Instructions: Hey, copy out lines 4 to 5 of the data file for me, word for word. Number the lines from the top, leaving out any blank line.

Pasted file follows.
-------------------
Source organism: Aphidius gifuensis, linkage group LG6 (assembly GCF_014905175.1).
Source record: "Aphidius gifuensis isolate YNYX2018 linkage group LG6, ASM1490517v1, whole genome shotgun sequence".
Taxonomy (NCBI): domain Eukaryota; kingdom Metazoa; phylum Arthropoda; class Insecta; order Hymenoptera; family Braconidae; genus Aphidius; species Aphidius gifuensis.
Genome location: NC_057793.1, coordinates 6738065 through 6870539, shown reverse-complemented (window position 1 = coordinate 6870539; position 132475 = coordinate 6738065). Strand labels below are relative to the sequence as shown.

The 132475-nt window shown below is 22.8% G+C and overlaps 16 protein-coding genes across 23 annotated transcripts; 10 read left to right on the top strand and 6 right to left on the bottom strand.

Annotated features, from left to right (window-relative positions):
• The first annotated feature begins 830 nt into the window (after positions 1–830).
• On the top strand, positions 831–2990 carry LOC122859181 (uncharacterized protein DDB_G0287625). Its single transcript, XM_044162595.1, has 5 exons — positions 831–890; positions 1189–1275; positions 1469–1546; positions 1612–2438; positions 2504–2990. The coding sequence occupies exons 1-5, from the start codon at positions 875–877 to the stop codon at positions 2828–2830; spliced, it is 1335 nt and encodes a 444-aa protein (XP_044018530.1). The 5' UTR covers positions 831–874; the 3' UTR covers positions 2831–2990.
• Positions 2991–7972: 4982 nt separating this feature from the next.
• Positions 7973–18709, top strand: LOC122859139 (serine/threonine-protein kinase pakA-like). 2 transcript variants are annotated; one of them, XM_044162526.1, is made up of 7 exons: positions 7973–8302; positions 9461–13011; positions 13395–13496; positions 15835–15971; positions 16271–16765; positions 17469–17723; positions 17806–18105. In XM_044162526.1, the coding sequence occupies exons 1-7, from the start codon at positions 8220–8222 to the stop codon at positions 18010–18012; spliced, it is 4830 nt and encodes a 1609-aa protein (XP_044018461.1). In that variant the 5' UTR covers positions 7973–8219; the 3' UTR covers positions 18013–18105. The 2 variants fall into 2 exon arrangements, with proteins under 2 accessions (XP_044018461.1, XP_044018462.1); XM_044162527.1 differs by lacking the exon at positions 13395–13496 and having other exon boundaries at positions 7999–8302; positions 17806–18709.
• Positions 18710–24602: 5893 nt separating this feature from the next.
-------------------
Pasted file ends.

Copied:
Genome location: NC_057793.1, coordinates 6738065 through 6870539, shown reverse-complemented (window position 1 = coordinate 6870539; position 132475 = coordinate 6738065). Strand labels below are relative to the sequence as shown.

The 132475-nt window shown below is 22.8% G+C and overlaps 16 protein-coding genes across 23 annotated transcripts; 10 read left to right on the top strand and 6 right to left on the bottom strand.